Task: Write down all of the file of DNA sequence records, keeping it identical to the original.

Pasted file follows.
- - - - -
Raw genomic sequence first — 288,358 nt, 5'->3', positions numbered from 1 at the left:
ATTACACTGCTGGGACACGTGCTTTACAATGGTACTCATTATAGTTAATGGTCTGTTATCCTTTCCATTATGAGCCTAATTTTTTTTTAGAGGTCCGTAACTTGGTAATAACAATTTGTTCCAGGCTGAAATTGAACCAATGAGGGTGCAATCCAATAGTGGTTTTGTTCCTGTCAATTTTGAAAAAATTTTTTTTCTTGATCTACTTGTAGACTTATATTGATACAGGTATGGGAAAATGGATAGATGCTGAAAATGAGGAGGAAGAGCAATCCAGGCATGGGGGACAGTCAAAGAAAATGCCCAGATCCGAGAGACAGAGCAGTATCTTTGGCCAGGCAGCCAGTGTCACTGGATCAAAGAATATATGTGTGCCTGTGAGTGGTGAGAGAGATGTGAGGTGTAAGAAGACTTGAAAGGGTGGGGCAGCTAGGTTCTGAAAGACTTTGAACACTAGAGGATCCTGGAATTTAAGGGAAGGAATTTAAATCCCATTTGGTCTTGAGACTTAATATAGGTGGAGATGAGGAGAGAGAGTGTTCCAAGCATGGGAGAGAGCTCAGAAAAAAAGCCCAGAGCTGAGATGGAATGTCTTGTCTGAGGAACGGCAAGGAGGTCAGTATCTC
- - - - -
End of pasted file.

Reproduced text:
Raw genomic sequence first — 288,358 nt, 5'->3', positions numbered from 1 at the left:
ATTACACTGCTGGGACACGTGCTTTACAATGGTACTCATTATAGTTAATGGTCTGTTATCCTTTCCATTATGAGCCTAATTTTTTTTTAGAGGTCCGTAACTTGGTAATAACAATTTGTTCCAGGCTGAAATTGAACCAATGAGGGTGCAATCCAATAGTGGTTTTGTTCCTGTCAATTTTGAAAAAATTTTTTTTCTTGATCTACTTGTAGACTTATATTGATACAGGTATGGGAAAATGGATAGATGCTGAAAATGAGGAGGAAGAGCAATCCAGGCATGGGGGACAGTCAAAGAAAATGCCCAGATCCGAGAGACAGAGCAGTATCTTTGGCCAGGCAGCCAGTGTCACTGGATCAAAGAATATATGTGTGCCTGTGAGTGGTGAGAGAGATGTGAGGTGTAAGAAGACTTGAAAGGGTGGGGCAGCTAGGTTCTGAAAGACTTTGAACACTAGAGGATCCTGGAATTTAAGGGAAGGAATTTAAATCCCATTTGGTCTTGAGACTTAATATAGGTGGAGATGAGGAGAGAGAGTGTTCCAAGCATGGGAGAGAGCTCAGAAAAAAAGCCCAGAGCTGAGATGGAATGTCTTGTCTGAGGAACGGCAAGGAGGTCAGTATCTC